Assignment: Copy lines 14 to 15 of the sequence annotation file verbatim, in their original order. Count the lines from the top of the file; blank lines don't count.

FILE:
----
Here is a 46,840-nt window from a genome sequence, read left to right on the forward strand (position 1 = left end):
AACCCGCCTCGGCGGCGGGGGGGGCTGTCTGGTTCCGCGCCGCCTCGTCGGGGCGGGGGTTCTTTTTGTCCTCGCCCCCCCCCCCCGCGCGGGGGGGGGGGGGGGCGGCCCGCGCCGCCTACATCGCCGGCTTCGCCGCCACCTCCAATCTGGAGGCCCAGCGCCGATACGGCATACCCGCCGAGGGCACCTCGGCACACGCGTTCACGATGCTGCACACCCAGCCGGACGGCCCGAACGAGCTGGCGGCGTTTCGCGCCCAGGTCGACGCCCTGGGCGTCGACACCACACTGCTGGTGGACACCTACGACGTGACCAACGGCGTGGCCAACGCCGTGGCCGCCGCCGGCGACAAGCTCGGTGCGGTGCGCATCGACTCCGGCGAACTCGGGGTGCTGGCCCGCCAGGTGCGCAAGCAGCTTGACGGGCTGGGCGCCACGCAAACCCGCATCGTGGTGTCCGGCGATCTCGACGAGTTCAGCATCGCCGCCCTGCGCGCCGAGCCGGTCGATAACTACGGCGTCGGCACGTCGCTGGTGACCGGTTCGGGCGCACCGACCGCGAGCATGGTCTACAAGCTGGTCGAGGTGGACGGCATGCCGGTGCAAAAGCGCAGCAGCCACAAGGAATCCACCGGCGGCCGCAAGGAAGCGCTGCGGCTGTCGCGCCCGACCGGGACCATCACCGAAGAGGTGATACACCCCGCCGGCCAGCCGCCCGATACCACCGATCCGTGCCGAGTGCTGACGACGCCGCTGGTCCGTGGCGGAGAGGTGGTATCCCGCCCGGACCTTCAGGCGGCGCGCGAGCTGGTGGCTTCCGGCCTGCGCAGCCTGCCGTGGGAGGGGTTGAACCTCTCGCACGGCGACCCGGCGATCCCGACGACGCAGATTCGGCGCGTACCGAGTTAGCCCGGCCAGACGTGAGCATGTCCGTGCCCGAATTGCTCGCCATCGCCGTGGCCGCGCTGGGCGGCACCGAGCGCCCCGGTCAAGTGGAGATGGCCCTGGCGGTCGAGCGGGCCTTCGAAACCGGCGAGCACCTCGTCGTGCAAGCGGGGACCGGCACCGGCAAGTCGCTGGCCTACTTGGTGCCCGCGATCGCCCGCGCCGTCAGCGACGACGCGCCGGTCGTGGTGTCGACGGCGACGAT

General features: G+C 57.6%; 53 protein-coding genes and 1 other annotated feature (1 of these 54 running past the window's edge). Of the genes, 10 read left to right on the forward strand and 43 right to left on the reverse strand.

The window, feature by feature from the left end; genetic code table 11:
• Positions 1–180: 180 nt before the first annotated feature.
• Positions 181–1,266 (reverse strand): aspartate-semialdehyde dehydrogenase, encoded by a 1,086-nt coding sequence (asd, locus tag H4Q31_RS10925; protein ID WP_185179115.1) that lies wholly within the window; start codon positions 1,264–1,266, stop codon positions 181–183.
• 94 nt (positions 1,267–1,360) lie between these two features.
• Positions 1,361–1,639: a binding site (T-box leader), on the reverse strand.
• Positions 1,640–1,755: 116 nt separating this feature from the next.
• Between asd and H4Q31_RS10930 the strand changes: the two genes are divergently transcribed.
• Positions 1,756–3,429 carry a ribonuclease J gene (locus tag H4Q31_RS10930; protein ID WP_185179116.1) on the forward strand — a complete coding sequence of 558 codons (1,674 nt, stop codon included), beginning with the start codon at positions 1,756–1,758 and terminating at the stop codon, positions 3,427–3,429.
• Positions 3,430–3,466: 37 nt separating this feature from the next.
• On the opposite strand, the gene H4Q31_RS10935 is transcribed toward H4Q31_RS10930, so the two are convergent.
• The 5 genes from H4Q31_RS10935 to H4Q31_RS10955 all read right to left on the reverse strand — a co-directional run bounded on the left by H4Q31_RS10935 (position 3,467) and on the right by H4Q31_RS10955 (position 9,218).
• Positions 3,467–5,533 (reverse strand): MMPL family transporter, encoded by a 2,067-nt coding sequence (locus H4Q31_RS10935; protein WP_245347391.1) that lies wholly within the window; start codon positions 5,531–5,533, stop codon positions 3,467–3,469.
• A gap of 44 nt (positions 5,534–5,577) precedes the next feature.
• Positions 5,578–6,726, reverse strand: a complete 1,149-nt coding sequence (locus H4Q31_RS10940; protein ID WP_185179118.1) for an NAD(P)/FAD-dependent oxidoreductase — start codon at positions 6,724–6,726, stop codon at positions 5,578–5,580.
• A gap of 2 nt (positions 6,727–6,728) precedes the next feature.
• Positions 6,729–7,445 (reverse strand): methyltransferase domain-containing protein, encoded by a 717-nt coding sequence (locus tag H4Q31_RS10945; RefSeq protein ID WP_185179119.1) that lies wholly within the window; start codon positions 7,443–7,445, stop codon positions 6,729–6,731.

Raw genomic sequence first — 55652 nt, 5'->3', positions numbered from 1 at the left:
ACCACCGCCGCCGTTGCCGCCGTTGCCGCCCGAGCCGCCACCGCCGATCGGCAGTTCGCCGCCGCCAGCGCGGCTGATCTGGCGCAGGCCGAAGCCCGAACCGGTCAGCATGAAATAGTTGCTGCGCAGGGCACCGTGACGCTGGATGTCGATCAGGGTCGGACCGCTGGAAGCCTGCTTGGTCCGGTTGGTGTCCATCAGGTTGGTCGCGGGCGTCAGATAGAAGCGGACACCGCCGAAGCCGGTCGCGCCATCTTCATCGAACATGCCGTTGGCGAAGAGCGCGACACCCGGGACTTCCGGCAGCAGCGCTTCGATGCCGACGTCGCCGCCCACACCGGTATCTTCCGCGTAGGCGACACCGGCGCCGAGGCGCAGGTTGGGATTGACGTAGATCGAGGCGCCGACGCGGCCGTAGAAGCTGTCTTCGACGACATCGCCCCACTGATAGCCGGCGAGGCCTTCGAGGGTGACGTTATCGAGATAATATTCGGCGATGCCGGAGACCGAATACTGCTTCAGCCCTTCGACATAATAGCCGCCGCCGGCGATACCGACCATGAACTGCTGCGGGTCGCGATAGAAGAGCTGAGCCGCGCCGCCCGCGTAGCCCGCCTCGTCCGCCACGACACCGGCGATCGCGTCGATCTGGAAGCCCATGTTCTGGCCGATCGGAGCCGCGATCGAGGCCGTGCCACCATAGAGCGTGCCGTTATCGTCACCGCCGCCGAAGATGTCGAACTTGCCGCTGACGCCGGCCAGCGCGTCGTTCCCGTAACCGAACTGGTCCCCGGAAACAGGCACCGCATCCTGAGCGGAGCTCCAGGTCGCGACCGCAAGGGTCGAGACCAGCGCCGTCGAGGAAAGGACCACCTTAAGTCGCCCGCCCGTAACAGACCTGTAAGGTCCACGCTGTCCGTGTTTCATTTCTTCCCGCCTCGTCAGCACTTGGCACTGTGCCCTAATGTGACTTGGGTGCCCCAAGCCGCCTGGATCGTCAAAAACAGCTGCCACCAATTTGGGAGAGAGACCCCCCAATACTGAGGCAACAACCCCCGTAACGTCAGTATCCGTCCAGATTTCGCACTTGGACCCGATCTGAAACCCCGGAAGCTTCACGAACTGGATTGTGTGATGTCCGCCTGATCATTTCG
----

• The 5 genes from H4Q31_RS10935 to H4Q31_RS10955 all read right to left on the reverse strand — a co-directional run bounded on the left by H4Q31_RS10935 (position 3,467) and on the right by H4Q31_RS10955 (position 9,218).
• Positions 3,467–5,533 (reverse strand): MMPL family transporter, encoded by a 2,067-nt coding sequence (locus H4Q31_RS10935; protein WP_245347391.1) that lies wholly within the window; start codon positions 5,531–5,533, stop codon positions 3,467–3,469.